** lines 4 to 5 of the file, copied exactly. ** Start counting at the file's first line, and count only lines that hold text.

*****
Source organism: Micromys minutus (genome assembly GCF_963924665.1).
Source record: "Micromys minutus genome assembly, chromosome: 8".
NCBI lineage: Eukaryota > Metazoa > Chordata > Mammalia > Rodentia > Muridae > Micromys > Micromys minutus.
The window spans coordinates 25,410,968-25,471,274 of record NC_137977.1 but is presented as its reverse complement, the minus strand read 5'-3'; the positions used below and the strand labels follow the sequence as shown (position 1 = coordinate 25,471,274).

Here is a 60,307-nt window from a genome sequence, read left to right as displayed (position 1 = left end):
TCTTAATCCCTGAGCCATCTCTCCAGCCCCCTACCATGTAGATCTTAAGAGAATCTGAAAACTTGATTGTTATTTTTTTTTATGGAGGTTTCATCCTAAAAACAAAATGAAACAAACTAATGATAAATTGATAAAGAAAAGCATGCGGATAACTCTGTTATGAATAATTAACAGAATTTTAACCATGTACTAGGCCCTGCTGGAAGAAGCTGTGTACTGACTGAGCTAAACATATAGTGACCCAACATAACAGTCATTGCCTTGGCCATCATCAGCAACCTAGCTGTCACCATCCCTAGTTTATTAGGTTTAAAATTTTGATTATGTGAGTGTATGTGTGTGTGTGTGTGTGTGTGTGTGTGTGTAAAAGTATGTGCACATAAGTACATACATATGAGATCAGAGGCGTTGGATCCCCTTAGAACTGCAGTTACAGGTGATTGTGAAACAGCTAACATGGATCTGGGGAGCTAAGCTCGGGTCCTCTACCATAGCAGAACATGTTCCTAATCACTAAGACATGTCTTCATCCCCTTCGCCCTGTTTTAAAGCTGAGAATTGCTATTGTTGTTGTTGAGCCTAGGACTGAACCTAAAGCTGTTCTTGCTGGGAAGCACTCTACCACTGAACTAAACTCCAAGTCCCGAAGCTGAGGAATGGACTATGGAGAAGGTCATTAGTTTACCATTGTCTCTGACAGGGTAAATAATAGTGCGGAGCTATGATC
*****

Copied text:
The window spans coordinates 25,410,968-25,471,274 of record NC_137977.1 but is presented as its reverse complement, the minus strand read 5'-3'; the positions used below and the strand labels follow the sequence as shown (position 1 = coordinate 25,471,274).

Here is a 60,307-nt window from a genome sequence, read left to right as displayed (position 1 = left end):